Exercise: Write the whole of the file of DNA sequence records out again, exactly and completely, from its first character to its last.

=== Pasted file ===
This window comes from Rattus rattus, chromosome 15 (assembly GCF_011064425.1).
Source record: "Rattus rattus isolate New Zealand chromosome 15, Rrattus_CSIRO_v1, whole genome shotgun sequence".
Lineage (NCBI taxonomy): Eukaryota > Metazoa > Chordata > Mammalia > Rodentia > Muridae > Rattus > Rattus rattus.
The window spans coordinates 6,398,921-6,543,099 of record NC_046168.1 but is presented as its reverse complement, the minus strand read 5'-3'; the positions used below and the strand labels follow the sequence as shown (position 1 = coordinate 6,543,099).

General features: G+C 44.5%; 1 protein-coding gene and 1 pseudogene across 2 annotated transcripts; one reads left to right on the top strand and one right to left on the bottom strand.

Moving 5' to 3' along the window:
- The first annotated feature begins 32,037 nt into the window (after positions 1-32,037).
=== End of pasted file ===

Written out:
This window comes from Rattus rattus, chromosome 15 (assembly GCF_011064425.1).
Source record: "Rattus rattus isolate New Zealand chromosome 15, Rrattus_CSIRO_v1, whole genome shotgun sequence".
Lineage (NCBI taxonomy): Eukaryota > Metazoa > Chordata > Mammalia > Rodentia > Muridae > Rattus > Rattus rattus.
The window spans coordinates 6,398,921-6,543,099 of record NC_046168.1 but is presented as its reverse complement, the minus strand read 5'-3'; the positions used below and the strand labels follow the sequence as shown (position 1 = coordinate 6,543,099).

General features: G+C 44.5%; 1 protein-coding gene and 1 pseudogene across 2 annotated transcripts; one reads left to right on the top strand and one right to left on the bottom strand.

Moving 5' to 3' along the window:
- The first annotated feature begins 32,037 nt into the window (after positions 1-32,037).